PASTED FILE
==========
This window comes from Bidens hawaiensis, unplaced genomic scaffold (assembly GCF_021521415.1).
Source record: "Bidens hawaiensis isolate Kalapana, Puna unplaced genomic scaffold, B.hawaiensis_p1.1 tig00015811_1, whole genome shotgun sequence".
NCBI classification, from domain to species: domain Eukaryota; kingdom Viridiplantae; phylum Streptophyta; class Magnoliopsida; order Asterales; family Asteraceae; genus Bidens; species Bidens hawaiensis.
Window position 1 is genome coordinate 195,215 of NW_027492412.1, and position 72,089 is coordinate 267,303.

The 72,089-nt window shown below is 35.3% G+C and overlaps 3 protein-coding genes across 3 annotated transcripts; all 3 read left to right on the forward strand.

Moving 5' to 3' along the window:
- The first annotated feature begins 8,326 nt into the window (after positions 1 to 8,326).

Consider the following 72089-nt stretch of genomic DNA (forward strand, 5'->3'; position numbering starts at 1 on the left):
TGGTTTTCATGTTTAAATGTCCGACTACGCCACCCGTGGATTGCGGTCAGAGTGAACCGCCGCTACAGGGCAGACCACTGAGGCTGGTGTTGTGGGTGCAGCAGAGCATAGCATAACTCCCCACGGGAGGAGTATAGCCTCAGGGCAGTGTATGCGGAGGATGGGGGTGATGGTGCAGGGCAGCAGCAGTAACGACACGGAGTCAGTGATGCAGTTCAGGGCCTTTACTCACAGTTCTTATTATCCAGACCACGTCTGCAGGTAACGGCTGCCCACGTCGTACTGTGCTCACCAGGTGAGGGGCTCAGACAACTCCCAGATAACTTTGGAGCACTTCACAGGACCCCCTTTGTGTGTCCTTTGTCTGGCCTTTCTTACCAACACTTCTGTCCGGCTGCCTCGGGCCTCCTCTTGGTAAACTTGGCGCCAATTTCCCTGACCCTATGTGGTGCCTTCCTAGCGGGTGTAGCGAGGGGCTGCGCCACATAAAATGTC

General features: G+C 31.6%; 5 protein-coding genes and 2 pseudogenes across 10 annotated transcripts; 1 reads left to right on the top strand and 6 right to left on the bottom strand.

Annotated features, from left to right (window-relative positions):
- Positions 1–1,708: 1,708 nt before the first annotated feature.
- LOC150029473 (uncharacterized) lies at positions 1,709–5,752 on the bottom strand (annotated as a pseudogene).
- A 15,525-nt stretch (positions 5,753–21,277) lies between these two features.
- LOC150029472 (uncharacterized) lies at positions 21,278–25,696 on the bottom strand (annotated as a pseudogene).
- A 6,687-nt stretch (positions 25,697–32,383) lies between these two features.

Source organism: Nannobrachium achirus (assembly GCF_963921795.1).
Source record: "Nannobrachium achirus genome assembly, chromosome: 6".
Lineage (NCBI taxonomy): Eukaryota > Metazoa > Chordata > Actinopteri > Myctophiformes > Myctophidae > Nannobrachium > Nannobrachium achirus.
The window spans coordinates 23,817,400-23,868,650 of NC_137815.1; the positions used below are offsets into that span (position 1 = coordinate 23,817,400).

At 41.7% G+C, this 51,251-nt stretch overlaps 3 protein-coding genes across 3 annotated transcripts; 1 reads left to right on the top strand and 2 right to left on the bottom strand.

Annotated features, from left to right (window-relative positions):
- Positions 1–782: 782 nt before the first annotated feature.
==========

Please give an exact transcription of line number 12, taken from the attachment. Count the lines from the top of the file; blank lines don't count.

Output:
- Positions 1–1,708: 1,708 nt before the first annotated feature.